Another point of semblance is how uninfluenced Turing was by the work of his peers. Max Newman one said of him that it was a “defect of his qualities that he found it hard to use the work of others, preferring to work things out for himself.” I very much doubt it was a defect. To consider it so, probably undermines what was so particular and unique to Turing’s creativity. Turing wasn’t persuaded by other interpretations of computing machines other than his own personal tinkering, and this leads to some important insights worthy of aesthetic concern.
For instance in a surprisingly frank passage, Turing lays bare how little knowledge he has when it comes to speculating on the constructions he himself had constructed.
“A better variant of the objection says that a machine can never “take us by surprise.” This statement is a more direct challenge and can be met directly. Machines take me by surprise with great frequency. This is largely because I do not do sufficient calculation to decide what to expect them to do, or rather because, although I do a calculation, I do it in a hurried, slipshod fashion, taking risks. […] These admissions lay me open to lectures on the subject of my vicious ways, but do not throw any doubt on my credibility when I testify to the surprises I experience.” Computing Machinery and Intelligence, p.56-57.
If Turing – the godfather of universal computation – had little knowledge on the output of his own discovery, what does this say about us now? (what does it say about Google’s own recent tribute?) Turing’s famous article lays bare a different interpretation; that he certaintly didn’t envisage computers as simple communication tools for human whims, but did he indirectly expose automatons with agency. What the hell is an automaton?
How he came to define what this agency is, was brutally cut short. However it’s clear from his work on morphogenesis (which Turing began at the same time as his theoretical forays into machinic thought) that some preliminary form of complexity theory was the way forward. It certainly undermines the positivist wing of artificial intelligence research which invests in some predictable form of knowledge where machinic intelligence can only be ‘known in advance’ when it passes for sentience. Do real world formal language systems already contain the type of surprising ambivalence which Turing noticed? Furthermore, do machines experience this level of ambivalence between each other themselves? This is a question which the transparency of analytic rigour and scientific provability would remove for being undisciplined. Turing’s own words suggest otherwise.
In a subsequent lecture broadcast on BBC Radio in May 1951 called “Can Digital Computers Think?“, Turing elaborates on this further using some exquisite metaphors and analogies;
“It is not difficult to design machines whose behaviour appears quite random to anyone who does not know the details of their construction. Naturally enough the inclusion of this random element, whichever technique is used, does not solve our main problem, how to programme a machine to imitate a brain, or as we might say more briefly, if less accurately, to think. But it gives us some indication of what the process will be like. We must not always expect to know what the computer is going to do. We should be pleased when the machine surprises us, in rather the same way as one is pleased when a pupil does something which he had not been explicitly taught to do.”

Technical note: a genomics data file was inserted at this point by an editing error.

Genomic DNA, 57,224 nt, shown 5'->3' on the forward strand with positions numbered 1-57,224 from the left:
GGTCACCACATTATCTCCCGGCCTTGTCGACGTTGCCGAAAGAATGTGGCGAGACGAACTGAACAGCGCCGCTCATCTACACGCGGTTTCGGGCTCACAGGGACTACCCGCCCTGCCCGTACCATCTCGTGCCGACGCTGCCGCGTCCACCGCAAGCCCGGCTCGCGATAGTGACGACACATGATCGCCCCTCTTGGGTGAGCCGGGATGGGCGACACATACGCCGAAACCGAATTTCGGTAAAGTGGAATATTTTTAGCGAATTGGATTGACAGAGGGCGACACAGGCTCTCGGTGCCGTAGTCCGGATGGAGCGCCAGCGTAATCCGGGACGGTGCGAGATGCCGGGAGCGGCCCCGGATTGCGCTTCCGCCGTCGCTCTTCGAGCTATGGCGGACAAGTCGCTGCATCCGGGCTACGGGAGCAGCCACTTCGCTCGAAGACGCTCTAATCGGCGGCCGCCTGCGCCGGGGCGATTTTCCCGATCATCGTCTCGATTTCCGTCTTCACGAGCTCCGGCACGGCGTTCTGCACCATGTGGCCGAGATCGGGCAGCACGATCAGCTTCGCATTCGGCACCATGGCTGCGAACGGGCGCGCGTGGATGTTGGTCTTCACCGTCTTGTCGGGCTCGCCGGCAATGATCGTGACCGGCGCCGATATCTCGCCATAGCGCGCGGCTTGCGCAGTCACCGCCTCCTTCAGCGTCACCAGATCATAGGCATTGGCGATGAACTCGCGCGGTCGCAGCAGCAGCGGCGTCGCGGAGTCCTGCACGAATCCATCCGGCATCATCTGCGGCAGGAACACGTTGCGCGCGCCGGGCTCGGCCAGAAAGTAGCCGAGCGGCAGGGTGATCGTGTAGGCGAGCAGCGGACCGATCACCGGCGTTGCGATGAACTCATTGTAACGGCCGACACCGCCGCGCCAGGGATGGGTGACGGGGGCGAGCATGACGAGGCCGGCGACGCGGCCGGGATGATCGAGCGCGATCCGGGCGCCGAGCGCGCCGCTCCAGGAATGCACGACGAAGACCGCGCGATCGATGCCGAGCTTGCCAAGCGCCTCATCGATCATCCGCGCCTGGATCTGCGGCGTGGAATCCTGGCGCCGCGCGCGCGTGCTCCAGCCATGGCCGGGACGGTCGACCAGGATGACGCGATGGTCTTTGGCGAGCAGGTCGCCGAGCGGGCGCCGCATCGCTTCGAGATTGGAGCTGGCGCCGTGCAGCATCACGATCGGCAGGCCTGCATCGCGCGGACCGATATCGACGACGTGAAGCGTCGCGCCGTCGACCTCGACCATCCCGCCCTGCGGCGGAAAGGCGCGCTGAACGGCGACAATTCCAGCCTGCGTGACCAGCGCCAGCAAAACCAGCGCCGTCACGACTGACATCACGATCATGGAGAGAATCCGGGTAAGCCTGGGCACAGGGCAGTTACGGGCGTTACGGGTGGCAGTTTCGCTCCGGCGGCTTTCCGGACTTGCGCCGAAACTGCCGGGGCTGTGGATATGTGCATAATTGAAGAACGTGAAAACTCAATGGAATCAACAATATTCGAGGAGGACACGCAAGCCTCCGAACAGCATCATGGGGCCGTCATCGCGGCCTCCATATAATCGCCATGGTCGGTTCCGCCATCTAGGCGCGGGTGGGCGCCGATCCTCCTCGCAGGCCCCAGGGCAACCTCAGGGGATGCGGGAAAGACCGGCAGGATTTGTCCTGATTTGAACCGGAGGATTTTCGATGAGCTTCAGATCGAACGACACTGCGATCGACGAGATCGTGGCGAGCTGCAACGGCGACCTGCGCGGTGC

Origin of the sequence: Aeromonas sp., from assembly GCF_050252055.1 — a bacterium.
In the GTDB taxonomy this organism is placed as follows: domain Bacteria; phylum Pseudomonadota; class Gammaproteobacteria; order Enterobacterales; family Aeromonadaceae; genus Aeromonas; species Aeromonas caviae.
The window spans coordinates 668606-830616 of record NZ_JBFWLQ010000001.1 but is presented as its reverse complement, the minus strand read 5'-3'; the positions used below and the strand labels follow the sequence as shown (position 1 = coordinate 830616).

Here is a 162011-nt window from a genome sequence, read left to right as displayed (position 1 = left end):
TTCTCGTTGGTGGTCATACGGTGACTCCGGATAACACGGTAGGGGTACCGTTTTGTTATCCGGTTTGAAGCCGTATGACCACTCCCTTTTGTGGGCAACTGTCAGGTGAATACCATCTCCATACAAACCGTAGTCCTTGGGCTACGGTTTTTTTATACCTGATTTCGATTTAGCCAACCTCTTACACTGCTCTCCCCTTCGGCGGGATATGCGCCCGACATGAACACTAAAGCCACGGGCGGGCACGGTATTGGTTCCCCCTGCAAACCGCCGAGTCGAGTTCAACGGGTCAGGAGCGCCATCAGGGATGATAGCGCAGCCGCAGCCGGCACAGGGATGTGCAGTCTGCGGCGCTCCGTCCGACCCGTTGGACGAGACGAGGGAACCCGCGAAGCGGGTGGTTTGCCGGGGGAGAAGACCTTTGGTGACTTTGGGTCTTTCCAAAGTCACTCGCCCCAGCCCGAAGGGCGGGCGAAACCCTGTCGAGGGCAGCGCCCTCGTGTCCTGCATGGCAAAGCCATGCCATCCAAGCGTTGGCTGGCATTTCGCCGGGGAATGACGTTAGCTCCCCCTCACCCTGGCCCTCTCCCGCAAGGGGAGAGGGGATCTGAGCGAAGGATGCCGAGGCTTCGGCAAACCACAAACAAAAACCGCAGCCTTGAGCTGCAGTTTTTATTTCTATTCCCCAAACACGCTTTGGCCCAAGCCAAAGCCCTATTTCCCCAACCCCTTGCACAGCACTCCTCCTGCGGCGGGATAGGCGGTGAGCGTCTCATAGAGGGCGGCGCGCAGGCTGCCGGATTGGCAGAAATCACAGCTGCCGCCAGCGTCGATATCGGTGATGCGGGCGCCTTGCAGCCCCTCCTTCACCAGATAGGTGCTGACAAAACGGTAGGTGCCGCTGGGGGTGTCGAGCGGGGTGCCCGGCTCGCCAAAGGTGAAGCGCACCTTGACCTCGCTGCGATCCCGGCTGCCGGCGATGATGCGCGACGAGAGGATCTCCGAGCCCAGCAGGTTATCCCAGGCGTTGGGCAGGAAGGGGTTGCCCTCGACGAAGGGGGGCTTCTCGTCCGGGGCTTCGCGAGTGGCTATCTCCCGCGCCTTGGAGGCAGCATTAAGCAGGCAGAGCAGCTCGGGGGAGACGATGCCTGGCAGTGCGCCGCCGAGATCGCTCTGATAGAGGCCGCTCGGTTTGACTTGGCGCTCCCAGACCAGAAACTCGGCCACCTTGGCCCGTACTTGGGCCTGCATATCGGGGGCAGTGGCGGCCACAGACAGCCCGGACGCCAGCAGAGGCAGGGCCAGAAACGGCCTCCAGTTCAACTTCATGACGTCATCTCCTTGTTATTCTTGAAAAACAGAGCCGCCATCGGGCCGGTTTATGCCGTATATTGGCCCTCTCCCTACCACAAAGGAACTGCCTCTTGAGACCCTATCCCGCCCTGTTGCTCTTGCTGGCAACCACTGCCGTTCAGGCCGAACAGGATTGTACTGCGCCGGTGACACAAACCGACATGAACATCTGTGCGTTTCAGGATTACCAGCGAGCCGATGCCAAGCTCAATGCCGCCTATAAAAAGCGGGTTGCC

We have here, in the pangs of its birth, a self-confessed weird quality to the construction of computing in its preliminary stages. It’s this otherness, notably absurd quality to the agency of computing which the humanities (and especially the digital arts) could re-appropriate for it’s own unpredictable ends.
And to some extent this hardly exists as new territory for practising artists who began working with early structural computing systems from the late 1960s – the surprising reality of deterministic rules. I’m sure many artists and programmers, especially those who constantly negotiate their way through complex compilers, stack libraries, code, bugs, glitches and information loss, testify to the same surprises that Turing experienced. For it was Turing who originally suggested that writing and mechanism were almost synonymous.
While I’m sure no aficionado of the Turing Centenary would refute our own particular conjecture, they wouldn’t admit to a conflict between the rhetorical primacy of Turing’s text against the dominant and subsequent scientific uptake. For while the sciences of predictability continue to locate Turing’s legacy as their own, they leave open the chance for the humanities to account for the unpredictable qualities of Turing’s legacy which are ignored. I look forward to the next 100 years.